CMSA Today - Issue 3, 2014 - (Page 12)

CM Bench Strength Review, Recruit, and Retain: Succession Planning Steps Developing Your "Bench Strength" in Case Management PART II OF III BY WENDY DE VREUGD, RN, BSN, PHN, FNP, CCDS, MBA I n this article, part two of three to be presented in CMSA Today, we continue to share several innovative and best practice ideas that can build a strong foundation for case management departments through succession planning steps. The complete steps - Recruit, Retain, Renew, Recognize, and Revitalize - require transformational and innovative case management leaders who can not only mentor, but also respond and adapt to changing competitive environments. These leaders must be able to effectively partner with others to build, mentor, and support case manager teams through shared accountability, while also demonstrating financial accountability in newer models of health care. Let's look first at the rationale for increased attention to succession planning programs for case managers and CM leaders. The Patient Protection and Affordable Care Act (PPACA), also known as "Obamacare," has now been signed into law. Following the passage of this law, there will be an increased need for more case managers through the development of various models and pilot programs intended to streamline the delivery of health care. These programs foster value-based reimbursement and population health programs, requiring partnership with health care systems, physicians, and insurers to effectively serve all of the new patients entering the health care system. According to Beecher Tuttle (, 2012), the U.S. Supreme Court's decision upholding "Obamacare" is expected to bring 30 million new customers into the system. REVIEW YOUR STAFF'S PERSONAL GOALS AND CAREER PLANS How happy (or unhappy) are your case managers in their positions? What is their 12 CMSA TODAY personal language of appreciation? What are their future career plans? Who may be a "flight risk" and how can you effectively gauge this before they choose to leave their positions? These questions all require twoway accountability; case managers must share with us what they want and need, and we must work to respond. DO A "FORCE RANKING" EXERCISE Although force ranking can be a controversial workforce management tool, it can be an exercise for you to identify your organization's best and worst performing employees through comparative analyses of performance. The exercise can help you rank your workers and focus more on where you can help them develop through establishing collaborative goals. Force ranking categories are commonly addressed as: the top 20 percent, or "A" players who are the "engaged" people who may help lead or mentor others; the middle 70 percent, or "B" players who are the steadyperformers but can be encouraged to be more engaged in their areas of interest; the bottom 10 percent, or "C" players who are the least engaged and may or may not be meeting expectations. DO ANNUAL CAREER ASSESSMENTS A career assessment questionnaire takes only a few minutes to complete by an employee, but yields a tremendous amount of helpful information for a manager or director to help set future goals for career growth. The objectives are 1) to identify and Issue 3 * 2014 * DIGITAL develop leaders through training, mentorship, and succession planning and 2) to ensure that high performing leaders are mentored, grown, and nurtured for the lifetime of their careers. And who does not appreciate being asked? Some sample questions, authored by Heather Sebanc, RN, BSN, MBA, CNE-A, FACHE, vice president and chief clinical officer of Kindred Healthcare, are below. QUESTIONS 1. What is your desired position within our organization? 2. What can our organization do to ensure you stay in your position for the long term of 5+ years? (How can we keep you engaged?) 3. What do you need to prepare for an advanced position? (Education/ Training, Leadership Development, Time, Exposure, etc.) 4. Are you willing to relocate for your desired position? If so, where? 5. What is the highest education you have completed? 6. What is the highest educational level you desire to attain? 7. Do you currently hold any certifications? (Example: CCM, CPUR, CPHQ, ANA, etc.) If yes, please list. 8. If no, what certifications would you like to pursue? Please list. FOLLOWUP: ASSIGN COLLABORATIVE GOALS IN THE ANNUAL PERFORMANCE EVALUATIONS Take the information gleaned from these employee career assessments to see how you can design programs or provide resources to help employees stay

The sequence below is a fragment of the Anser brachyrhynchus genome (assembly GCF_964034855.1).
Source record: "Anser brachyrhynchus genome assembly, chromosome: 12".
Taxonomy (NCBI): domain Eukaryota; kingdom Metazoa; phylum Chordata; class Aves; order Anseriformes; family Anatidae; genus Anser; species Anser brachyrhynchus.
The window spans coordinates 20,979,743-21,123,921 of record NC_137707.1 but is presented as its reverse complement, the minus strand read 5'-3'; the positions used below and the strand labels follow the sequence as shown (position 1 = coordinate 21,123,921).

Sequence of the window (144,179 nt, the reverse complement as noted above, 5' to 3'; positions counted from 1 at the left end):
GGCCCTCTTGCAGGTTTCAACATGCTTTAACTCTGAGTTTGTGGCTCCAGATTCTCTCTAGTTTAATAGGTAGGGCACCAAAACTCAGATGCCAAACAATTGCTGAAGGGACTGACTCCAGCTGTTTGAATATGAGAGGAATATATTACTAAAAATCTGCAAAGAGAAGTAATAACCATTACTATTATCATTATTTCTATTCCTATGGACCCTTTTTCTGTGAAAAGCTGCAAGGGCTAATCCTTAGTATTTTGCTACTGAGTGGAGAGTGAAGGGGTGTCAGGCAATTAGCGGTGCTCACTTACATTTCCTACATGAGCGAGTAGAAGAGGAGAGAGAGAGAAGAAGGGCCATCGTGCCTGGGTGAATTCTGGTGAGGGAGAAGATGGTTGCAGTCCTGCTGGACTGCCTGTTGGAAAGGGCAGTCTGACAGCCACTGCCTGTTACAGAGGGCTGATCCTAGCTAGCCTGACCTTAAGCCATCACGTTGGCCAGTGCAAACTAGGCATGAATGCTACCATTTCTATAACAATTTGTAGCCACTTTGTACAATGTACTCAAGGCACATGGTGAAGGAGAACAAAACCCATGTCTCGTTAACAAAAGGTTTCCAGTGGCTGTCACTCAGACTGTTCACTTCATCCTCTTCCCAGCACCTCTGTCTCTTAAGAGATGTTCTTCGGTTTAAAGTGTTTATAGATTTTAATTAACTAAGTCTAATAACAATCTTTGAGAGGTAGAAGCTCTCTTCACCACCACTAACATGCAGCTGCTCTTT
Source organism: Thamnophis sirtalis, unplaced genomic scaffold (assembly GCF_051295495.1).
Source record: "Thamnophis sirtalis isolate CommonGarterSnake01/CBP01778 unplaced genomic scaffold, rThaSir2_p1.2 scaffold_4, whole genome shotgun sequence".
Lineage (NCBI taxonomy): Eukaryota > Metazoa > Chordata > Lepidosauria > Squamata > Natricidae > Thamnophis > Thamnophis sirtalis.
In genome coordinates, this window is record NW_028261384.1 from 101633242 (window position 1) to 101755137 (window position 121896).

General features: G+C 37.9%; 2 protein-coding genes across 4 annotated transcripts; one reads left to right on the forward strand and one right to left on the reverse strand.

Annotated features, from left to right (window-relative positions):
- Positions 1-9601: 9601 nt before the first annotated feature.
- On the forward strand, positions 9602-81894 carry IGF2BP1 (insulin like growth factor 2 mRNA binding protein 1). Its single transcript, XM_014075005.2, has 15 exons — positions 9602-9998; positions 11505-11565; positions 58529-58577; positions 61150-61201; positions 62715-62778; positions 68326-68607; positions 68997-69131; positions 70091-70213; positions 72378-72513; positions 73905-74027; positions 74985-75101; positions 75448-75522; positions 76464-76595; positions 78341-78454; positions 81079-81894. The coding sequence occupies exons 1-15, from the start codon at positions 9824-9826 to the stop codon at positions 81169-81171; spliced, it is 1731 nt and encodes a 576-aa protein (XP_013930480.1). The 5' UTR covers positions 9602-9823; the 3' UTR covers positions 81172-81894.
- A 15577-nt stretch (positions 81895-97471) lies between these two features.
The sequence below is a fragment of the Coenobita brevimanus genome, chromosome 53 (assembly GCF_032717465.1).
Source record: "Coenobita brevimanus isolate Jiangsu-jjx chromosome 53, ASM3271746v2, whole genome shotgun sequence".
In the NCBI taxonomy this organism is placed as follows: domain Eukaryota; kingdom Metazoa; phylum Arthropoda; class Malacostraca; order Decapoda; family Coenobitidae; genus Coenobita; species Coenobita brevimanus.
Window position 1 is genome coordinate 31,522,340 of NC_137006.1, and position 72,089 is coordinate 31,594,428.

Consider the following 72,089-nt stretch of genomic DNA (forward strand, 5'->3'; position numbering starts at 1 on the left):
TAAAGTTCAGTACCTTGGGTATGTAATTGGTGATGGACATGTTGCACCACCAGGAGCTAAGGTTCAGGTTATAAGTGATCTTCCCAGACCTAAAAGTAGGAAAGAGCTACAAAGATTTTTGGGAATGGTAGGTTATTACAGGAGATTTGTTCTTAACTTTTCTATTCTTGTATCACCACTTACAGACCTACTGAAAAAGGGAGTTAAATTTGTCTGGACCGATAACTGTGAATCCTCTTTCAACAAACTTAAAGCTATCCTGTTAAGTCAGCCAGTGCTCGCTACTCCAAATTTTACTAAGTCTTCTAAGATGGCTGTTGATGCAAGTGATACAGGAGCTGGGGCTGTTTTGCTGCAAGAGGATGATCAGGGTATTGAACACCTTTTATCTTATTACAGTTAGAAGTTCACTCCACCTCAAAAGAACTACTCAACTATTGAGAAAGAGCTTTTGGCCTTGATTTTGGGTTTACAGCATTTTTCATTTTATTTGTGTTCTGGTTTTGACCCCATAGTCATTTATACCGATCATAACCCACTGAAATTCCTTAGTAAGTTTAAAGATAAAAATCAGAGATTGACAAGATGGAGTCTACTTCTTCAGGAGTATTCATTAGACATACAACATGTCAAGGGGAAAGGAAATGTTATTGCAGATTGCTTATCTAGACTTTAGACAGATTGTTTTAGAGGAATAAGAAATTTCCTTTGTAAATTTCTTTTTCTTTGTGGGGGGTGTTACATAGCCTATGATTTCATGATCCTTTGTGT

Table of Contents for the Digital Edition of CMSA Today - Issue 3, 2014

President's Letter
Association News
CMSA Corporate Partners
Index of Advertisers
The Obesity Pandemic
Review, Recruit and Retain: Succession Planning Steps
The Case Manager's Role in Population Health

CMSA Today - Issue 3, 2014